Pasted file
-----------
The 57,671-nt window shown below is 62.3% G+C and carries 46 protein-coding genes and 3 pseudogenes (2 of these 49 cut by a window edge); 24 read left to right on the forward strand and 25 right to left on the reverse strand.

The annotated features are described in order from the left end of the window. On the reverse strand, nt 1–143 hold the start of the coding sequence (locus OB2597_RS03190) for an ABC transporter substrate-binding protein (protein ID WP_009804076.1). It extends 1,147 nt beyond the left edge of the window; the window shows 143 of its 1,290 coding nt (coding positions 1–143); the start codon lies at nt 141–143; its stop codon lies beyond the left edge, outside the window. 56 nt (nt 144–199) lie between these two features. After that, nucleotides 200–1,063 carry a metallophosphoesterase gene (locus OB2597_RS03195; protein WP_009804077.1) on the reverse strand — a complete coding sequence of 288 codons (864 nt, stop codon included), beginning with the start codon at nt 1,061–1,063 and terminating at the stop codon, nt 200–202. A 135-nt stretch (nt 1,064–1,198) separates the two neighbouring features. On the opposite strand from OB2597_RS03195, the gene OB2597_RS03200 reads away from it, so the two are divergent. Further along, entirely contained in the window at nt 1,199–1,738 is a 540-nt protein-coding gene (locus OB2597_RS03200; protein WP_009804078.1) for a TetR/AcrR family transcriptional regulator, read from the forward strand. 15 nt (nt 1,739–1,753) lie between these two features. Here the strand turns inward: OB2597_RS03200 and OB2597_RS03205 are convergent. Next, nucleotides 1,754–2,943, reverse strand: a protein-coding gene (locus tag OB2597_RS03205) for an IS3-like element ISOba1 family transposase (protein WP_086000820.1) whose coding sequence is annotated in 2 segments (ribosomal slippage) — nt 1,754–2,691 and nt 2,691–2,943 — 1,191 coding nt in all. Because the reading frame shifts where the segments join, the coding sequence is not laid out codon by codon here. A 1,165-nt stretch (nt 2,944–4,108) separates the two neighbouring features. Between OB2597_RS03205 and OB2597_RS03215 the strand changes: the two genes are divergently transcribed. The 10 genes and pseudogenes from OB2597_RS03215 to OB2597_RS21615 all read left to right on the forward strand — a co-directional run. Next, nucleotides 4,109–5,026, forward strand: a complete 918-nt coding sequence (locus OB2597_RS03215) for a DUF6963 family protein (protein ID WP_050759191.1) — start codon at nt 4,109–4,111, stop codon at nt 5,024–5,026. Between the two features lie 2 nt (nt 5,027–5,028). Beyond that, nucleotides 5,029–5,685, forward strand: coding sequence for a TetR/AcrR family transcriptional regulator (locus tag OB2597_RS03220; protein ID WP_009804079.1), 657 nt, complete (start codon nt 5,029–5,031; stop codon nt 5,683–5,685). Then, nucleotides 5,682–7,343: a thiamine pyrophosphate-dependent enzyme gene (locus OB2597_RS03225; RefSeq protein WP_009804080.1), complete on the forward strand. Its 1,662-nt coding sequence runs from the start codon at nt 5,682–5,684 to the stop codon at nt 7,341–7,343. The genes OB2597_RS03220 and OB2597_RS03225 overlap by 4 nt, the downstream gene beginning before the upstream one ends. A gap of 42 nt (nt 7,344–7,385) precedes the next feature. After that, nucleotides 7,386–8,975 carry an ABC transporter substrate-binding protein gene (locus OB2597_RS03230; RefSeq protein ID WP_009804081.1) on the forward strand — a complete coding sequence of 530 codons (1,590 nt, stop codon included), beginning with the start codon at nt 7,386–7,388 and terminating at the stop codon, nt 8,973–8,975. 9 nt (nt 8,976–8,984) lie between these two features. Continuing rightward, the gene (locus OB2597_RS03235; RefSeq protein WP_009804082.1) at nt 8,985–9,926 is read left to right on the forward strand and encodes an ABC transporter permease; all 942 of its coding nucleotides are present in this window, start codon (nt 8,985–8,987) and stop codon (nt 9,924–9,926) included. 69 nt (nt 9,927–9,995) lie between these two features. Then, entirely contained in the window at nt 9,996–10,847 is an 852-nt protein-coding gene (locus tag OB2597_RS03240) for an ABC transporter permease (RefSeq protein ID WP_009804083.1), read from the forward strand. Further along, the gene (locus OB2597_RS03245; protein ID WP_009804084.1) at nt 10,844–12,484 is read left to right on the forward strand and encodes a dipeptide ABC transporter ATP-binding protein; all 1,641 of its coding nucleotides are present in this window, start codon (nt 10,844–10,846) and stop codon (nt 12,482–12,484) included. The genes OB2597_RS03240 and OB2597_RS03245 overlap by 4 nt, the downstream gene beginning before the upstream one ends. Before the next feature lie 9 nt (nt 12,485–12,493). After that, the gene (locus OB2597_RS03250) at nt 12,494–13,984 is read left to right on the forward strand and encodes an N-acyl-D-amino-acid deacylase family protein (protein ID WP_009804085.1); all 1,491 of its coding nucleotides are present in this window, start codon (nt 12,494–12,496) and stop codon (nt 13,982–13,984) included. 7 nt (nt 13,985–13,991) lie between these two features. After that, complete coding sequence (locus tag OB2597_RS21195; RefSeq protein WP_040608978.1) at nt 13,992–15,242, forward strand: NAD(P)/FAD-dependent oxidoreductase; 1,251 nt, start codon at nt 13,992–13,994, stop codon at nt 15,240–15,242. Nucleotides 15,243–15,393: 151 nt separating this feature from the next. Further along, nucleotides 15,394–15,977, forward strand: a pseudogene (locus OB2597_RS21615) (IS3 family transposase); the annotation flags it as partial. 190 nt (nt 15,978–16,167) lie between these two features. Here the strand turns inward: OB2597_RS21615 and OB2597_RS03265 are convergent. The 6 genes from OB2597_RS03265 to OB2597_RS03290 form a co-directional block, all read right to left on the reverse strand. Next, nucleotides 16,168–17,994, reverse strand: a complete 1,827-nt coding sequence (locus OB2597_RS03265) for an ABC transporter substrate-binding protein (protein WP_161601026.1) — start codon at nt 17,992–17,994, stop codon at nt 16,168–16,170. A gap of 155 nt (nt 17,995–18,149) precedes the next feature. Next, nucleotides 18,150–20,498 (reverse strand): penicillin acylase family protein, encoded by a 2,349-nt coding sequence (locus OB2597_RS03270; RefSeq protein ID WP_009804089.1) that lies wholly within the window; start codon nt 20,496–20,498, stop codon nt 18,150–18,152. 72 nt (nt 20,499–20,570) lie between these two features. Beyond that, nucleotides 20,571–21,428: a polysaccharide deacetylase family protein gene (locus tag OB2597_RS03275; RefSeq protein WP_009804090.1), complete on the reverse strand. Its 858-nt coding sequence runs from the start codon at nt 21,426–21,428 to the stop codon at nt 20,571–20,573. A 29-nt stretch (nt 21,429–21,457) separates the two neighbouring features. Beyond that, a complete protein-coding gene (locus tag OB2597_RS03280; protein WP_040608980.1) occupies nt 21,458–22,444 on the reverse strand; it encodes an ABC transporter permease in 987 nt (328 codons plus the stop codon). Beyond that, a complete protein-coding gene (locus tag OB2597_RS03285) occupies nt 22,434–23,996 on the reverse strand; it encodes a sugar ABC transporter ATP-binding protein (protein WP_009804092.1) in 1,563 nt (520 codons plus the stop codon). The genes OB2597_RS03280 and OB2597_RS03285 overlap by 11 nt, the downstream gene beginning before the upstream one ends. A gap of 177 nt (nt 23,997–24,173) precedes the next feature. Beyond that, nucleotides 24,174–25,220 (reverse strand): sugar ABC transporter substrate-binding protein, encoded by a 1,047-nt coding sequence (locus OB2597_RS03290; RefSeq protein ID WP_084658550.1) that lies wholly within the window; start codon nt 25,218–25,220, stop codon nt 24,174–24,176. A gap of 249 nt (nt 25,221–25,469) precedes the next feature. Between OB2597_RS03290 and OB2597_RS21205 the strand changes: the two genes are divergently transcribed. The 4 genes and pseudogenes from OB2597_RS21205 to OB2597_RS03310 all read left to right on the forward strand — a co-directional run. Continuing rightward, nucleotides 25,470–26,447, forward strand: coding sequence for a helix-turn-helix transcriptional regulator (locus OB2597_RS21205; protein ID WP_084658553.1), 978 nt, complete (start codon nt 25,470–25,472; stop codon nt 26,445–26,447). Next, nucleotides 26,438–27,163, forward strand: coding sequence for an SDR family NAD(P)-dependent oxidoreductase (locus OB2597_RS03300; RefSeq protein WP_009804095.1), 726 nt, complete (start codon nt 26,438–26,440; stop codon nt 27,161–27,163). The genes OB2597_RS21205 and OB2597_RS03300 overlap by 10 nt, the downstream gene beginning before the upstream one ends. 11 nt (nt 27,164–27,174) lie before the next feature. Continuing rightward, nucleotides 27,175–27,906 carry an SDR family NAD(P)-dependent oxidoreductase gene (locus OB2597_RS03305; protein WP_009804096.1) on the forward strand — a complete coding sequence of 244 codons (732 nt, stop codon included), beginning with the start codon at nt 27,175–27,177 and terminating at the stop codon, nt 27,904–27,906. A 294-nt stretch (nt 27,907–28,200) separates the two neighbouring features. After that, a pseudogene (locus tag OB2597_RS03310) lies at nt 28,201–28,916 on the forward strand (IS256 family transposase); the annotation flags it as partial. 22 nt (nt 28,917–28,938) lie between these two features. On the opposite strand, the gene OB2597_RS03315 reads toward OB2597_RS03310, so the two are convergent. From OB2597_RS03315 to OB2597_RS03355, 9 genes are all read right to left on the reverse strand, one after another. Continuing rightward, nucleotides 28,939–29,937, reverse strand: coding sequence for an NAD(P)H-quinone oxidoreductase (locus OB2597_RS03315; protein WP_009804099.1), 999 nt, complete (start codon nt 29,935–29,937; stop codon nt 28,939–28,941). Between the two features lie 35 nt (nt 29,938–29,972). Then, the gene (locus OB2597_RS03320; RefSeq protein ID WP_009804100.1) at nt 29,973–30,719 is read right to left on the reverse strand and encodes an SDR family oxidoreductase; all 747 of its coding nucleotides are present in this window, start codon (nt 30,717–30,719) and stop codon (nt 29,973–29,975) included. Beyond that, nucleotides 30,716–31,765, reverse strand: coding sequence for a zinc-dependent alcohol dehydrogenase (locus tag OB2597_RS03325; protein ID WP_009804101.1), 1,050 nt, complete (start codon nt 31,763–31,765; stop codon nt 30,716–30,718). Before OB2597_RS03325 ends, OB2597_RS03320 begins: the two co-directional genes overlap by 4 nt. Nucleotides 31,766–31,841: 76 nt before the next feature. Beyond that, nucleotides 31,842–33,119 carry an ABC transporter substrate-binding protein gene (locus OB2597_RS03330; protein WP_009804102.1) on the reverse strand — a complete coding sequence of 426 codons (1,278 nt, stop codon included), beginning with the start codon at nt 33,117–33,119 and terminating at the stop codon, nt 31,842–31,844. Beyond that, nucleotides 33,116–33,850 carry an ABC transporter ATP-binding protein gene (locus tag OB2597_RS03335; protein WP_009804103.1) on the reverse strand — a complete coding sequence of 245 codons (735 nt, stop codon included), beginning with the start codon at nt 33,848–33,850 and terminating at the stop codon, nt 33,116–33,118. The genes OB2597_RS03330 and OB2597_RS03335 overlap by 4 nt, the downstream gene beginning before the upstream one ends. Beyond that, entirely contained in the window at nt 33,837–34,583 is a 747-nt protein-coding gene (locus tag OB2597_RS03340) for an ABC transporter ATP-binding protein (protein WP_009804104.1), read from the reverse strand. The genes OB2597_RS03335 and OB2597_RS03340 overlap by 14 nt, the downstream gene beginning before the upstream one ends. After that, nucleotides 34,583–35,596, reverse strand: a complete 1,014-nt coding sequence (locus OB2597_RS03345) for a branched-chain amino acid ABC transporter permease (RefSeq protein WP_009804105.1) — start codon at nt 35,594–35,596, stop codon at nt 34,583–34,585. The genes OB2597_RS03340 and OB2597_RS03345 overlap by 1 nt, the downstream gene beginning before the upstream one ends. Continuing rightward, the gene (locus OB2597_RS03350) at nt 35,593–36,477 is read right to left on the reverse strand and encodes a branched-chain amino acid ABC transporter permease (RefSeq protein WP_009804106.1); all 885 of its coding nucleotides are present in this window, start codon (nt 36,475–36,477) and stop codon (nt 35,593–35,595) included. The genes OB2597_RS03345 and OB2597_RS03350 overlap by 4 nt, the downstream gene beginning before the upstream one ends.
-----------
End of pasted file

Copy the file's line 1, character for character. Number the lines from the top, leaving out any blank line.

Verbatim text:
The 57,671-nt window shown below is 62.3% G+C and carries 46 protein-coding genes and 3 pseudogenes (2 of these 49 cut by a window edge); 24 read left to right on the forward strand and 25 right to left on the reverse strand.